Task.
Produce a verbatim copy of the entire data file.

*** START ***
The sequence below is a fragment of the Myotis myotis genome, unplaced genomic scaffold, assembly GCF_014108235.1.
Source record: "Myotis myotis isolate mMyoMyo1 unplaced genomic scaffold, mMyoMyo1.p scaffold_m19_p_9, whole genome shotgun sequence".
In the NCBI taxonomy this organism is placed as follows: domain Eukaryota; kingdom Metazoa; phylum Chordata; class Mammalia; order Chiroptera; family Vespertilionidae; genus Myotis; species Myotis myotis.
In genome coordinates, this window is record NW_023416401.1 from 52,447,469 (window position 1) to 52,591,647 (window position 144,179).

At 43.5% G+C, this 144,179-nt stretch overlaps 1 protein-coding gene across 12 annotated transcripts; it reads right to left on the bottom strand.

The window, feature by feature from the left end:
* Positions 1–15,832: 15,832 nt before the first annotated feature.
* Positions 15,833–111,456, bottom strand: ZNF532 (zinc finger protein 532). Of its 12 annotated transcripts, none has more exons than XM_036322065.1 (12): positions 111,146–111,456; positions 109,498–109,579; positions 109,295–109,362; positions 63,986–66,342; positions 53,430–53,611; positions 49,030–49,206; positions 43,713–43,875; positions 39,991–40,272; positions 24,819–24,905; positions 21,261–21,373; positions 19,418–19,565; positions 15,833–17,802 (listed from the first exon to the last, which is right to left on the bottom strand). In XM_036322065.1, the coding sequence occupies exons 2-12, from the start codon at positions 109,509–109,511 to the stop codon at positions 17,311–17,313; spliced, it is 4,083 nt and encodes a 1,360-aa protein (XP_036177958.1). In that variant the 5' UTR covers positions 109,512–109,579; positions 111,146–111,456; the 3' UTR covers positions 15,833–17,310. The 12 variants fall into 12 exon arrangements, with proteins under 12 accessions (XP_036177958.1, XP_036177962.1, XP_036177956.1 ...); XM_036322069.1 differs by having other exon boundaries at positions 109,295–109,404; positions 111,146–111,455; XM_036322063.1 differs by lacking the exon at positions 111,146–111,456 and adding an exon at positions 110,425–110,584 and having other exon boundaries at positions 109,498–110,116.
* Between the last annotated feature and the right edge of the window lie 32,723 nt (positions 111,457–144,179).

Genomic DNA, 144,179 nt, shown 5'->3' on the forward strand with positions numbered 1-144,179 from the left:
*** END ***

The sequence below is a fragment of the Myotis myotis genome, unplaced genomic scaffold, assembly GCF_014108235.1.
Source record: "Myotis myotis isolate mMyoMyo1 unplaced genomic scaffold, mMyoMyo1.p scaffold_m19_p_9, whole genome shotgun sequence".
In the NCBI taxonomy this organism is placed as follows: domain Eukaryota; kingdom Metazoa; phylum Chordata; class Mammalia; order Chiroptera; family Vespertilionidae; genus Myotis; species Myotis myotis.
In genome coordinates, this window is record NW_023416401.1 from 52,447,469 (window position 1) to 52,591,647 (window position 144,179).

At 43.5% G+C, this 144,179-nt stretch overlaps 1 protein-coding gene across 12 annotated transcripts; it reads right to left on the bottom strand.

The window, feature by feature from the left end:
* Positions 1–15,832: 15,832 nt before the first annotated feature.
* Positions 15,833–111,456, bottom strand: ZNF532 (zinc finger protein 532). Of its 12 annotated transcripts, none has more exons than XM_036322065.1 (12): positions 111,146–111,456; positions 109,498–109,579; positions 109,295–109,362; positions 63,986–66,342; positions 53,430–53,611; positions 49,030–49,206; positions 43,713–43,875; positions 39,991–40,272; positions 24,819–24,905; positions 21,261–21,373; positions 19,418–19,565; positions 15,833–17,802 (listed from the first exon to the last, which is right to left on the bottom strand). In XM_036322065.1, the coding sequence occupies exons 2-12, from the start codon at positions 109,509–109,511 to the stop codon at positions 17,311–17,313; spliced, it is 4,083 nt and encodes a 1,360-aa protein (XP_036177958.1). In that variant the 5' UTR covers positions 109,512–109,579; positions 111,146–111,456; the 3' UTR covers positions 15,833–17,310. The 12 variants fall into 12 exon arrangements, with proteins under 12 accessions (XP_036177958.1, XP_036177962.1, XP_036177956.1 ...); XM_036322069.1 differs by having other exon boundaries at positions 109,295–109,404; positions 111,146–111,455; XM_036322063.1 differs by lacking the exon at positions 111,146–111,456 and adding an exon at positions 110,425–110,584 and having other exon boundaries at positions 109,498–110,116.
* Between the last annotated feature and the right edge of the window lie 32,723 nt (positions 111,457–144,179).

Genomic DNA, 144,179 nt, shown 5'->3' on the forward strand with positions numbered 1-144,179 from the left: